When it comes to historical sites in Scotland, The National Wallace Monument has to be one of the most famous. Standing on the shoulder of the Abbey Craig in Stirling, is a 220ft sandstone tower commemorating Sir William Wallace, one of Scotland’s favourite sons.
Having lived in the Central Belt of Scotland for most of my life, I am ashamed to say that until last weekend I hadn’t visited The National Wallace Monument. Only a 30 minute drive from Glasgow or an hour from Edinburgh the monument is part of Scotland’s history that should never be missed or forgotten.
Upon arrival at the lower guest information centre you have the option of taking the free shuttle bus to the top of the Abbey Craig to the monument, or you can wander up the scenic Wallace Way. Despite the weather being miserable I decided to walk up to the monument and found that the Wallace Way is littered with historical facts and stunning woodcarvings which mark these points in history.
After the 15-20 minute walk I arrived at the foot of the stunning sandstone monument with stunning views of Stirling in the foreground and The Ochil Hills in the background.
The foundations of The National Wallace Monument were originally laid back in 1861 and the tower itself was designed by the Edinburgh Born architect J.T. Rochead and was finally completed in 1869.
You might wonder why Stirling was chosen as the home of such a monument and legend has it that the original plan was to build it in Glasgow which led to protests from residents of Edinburgh so in order to compromise the monument was build in the location of Stirling.
Now don’t be expecting a quick trip to the top and back down, you will have to navigate up the monuments stunning spiral staircase, featuring 246 steps. Fear not there are 3 stop off locations on your way up the tower, The Hall of Arms, The Hall of Heroes and The Royal Chamber which all have their own brilliant history lessons and include artefacts like The Wallace Sword. Upon leaving the Royal Chamber you only have a few more steps until you reach The Crown where it’s time to get your camera’s primed and ready.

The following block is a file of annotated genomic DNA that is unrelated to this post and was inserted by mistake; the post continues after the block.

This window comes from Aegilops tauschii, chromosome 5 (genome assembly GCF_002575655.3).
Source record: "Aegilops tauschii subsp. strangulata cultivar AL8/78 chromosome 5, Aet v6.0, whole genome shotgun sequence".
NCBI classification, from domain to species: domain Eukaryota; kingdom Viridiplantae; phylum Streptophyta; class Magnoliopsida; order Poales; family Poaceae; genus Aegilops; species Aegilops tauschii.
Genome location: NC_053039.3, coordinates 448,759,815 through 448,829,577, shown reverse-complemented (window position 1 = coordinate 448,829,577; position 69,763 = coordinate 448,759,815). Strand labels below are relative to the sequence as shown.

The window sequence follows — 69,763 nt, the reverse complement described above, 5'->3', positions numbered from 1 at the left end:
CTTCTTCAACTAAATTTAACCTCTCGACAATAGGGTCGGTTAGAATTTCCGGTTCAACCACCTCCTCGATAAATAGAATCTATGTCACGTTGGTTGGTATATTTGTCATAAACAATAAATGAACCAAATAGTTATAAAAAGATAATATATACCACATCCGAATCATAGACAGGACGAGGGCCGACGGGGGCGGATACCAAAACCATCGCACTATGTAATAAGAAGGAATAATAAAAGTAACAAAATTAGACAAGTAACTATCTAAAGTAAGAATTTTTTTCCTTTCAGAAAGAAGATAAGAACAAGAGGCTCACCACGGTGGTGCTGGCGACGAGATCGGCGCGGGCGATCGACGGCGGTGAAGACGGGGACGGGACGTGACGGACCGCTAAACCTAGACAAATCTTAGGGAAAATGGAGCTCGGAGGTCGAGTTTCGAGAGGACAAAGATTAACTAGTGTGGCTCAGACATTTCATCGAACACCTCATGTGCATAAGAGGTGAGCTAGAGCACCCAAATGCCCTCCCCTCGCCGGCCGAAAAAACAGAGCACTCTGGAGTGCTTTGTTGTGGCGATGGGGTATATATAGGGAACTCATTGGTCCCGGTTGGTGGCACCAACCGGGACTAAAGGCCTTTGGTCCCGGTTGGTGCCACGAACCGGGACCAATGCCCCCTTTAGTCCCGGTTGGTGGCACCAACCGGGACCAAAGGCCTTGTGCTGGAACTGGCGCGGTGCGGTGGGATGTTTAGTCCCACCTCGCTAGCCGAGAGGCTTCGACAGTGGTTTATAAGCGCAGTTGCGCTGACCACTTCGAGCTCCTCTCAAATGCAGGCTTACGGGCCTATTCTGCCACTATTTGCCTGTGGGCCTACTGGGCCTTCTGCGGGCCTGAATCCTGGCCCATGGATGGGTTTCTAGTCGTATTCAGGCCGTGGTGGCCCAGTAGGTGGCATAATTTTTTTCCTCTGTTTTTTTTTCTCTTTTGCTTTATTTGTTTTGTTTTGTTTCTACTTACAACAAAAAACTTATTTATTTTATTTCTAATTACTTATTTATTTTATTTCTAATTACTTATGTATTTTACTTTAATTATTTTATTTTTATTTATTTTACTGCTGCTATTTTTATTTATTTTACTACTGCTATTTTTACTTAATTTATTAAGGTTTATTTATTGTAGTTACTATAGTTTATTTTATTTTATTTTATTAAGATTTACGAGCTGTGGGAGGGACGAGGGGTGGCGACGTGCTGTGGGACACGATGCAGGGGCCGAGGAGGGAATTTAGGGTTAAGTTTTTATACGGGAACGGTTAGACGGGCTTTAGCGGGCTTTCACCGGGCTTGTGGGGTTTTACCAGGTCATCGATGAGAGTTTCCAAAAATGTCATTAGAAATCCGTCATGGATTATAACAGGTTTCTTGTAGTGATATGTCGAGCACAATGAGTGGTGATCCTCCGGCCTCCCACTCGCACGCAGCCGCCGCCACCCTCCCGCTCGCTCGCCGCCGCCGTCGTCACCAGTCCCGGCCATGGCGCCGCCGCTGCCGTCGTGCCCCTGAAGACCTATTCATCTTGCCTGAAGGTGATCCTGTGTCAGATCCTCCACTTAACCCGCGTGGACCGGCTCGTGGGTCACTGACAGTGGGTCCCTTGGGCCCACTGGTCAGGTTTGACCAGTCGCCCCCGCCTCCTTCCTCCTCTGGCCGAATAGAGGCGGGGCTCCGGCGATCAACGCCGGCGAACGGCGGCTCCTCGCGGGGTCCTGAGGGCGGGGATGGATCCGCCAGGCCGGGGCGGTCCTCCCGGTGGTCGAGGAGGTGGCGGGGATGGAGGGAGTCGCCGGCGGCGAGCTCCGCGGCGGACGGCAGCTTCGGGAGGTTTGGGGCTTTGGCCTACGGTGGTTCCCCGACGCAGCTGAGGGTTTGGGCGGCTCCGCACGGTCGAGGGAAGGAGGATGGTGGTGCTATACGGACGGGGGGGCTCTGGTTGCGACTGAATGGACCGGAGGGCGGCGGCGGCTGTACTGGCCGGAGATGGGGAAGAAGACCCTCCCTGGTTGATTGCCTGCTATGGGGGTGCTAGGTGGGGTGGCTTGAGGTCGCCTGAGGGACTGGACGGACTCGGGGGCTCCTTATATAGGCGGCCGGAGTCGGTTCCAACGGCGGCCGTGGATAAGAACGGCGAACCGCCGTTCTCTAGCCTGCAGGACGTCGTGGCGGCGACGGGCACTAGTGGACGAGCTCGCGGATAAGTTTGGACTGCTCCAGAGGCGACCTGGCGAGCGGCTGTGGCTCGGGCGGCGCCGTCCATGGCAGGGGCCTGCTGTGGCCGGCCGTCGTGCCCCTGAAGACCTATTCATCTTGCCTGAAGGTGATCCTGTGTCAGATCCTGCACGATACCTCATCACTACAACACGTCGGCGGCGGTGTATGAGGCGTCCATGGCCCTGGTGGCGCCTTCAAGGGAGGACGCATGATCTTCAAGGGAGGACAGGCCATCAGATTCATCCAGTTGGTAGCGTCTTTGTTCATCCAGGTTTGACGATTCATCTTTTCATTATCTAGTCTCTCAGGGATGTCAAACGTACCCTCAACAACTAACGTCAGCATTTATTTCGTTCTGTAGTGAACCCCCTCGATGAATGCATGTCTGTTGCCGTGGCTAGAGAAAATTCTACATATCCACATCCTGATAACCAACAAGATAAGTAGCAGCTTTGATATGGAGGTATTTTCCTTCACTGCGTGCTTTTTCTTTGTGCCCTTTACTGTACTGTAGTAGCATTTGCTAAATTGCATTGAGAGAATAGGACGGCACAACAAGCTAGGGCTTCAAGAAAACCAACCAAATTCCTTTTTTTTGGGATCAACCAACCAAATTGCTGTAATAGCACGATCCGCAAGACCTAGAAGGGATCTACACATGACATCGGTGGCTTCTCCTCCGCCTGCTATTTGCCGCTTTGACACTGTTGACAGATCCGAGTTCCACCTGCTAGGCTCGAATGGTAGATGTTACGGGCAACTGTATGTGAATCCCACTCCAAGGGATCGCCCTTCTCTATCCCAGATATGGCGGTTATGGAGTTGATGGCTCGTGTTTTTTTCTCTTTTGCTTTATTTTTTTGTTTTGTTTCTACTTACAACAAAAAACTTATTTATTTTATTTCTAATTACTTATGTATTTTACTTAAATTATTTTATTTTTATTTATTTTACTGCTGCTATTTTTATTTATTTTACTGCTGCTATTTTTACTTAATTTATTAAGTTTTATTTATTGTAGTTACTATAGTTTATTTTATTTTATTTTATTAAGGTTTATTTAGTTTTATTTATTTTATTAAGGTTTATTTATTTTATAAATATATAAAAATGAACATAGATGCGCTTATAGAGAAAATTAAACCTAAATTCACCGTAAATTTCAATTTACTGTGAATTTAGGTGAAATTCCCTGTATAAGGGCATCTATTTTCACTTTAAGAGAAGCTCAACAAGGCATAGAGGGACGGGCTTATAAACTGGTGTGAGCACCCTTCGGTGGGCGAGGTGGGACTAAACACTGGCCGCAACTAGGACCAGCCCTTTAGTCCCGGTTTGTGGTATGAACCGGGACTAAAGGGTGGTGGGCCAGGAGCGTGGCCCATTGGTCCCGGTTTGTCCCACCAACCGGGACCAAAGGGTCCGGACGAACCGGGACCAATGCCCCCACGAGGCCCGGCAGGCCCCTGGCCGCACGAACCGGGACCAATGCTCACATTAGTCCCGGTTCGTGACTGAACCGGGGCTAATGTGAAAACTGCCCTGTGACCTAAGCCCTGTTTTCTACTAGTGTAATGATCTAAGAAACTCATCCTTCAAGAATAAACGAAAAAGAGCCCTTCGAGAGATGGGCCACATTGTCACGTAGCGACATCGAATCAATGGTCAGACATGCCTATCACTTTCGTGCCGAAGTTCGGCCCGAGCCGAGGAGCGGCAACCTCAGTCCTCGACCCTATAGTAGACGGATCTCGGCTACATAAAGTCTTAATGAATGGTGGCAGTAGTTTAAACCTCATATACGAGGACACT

After carefully negotiating your way down all 246 steps you will find a Scottish themed gift shop complete with Braveheart DVD (A must see). I was lucky that on the day I visited I was able to watch “A Battle Won”, a re-enactment of The Battle of Stirling Bridge (1927) by costumed actors who bring the historical figures and fact of this battle back to life. Find out more about the events programme at The National Wallace Monument here.
After all that walking it is possible that you may need to refuel, and the Legends Coffee House at the bottom information centre is the place to do exactly that.
Exploring more of Scotland is something I want to do more of in 2018 and visiting The National Wallace Monument ticked all the boxes. I would fully recommend a visit to one of Scotland’s most visited and stunning sites.
You can find out the prices and opening times of The National Wallace Monument here.
Many thanks to The National Wallace Monument staff for a lovely day.
*I was given complimentary access to The National Wallace Monument for review purposes! All thoughts and photography are my own.